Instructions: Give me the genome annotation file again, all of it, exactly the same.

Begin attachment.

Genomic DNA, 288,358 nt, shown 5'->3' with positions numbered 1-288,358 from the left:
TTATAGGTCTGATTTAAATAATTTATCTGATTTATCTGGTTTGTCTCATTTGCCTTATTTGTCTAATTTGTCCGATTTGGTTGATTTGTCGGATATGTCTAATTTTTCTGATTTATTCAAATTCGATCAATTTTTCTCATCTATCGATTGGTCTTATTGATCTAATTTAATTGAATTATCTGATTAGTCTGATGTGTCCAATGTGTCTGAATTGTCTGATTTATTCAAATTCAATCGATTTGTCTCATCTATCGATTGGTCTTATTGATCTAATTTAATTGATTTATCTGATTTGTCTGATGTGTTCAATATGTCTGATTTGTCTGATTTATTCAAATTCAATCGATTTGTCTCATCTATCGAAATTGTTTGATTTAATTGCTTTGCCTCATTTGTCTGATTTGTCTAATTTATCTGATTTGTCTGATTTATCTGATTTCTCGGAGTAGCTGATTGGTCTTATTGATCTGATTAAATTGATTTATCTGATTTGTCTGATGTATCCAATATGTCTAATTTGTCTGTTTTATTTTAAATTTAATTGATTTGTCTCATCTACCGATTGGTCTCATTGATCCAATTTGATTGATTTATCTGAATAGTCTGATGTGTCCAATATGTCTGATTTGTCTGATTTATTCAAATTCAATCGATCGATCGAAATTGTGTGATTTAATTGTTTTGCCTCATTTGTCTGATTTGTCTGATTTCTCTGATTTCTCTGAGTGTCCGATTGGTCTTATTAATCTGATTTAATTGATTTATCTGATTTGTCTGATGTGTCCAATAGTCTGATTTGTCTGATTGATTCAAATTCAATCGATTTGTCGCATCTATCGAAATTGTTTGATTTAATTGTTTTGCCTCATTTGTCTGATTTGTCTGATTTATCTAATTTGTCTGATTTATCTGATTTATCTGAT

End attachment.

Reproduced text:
Genomic DNA, 288,358 nt, shown 5'->3' with positions numbered 1-288,358 from the left:
TTATAGGTCTGATTTAAATAATTTATCTGATTTATCTGGTTTGTCTCATTTGCCTTATTTGTCTAATTTGTCCGATTTGGTTGATTTGTCGGATATGTCTAATTTTTCTGATTTATTCAAATTCGATCAATTTTTCTCATCTATCGATTGGTCTTATTGATCTAATTTAATTGAATTATCTGATTAGTCTGATGTGTCCAATGTGTCTGAATTGTCTGATTTATTCAAATTCAATCGATTTGTCTCATCTATCGATTGGTCTTATTGATCTAATTTAATTGATTTATCTGATTTGTCTGATGTGTTCAATATGTCTGATTTGTCTGATTTATTCAAATTCAATCGATTTGTCTCATCTATCGAAATTGTTTGATTTAATTGCTTTGCCTCATTTGTCTGATTTGTCTAATTTATCTGATTTGTCTGATTTATCTGATTTCTCGGAGTAGCTGATTGGTCTTATTGATCTGATTAAATTGATTTATCTGATTTGTCTGATGTATCCAATATGTCTAATTTGTCTGTTTTATTTTAAATTTAATTGATTTGTCTCATCTACCGATTGGTCTCATTGATCCAATTTGATTGATTTATCTGAATAGTCTGATGTGTCCAATATGTCTGATTTGTCTGATTTATTCAAATTCAATCGATCGATCGAAATTGTGTGATTTAATTGTTTTGCCTCATTTGTCTGATTTGTCTGATTTCTCTGATTTCTCTGAGTGTCCGATTGGTCTTATTAATCTGATTTAATTGATTTATCTGATTTGTCTGATGTGTCCAATAGTCTGATTTGTCTGATTGATTCAAATTCAATCGATTTGTCGCATCTATCGAAATTGTTTGATTTAATTGTTTTGCCTCATTTGTCTGATTTGTCTGATTTATCTAATTTGTCTGATTTATCTGATTTATCTGAT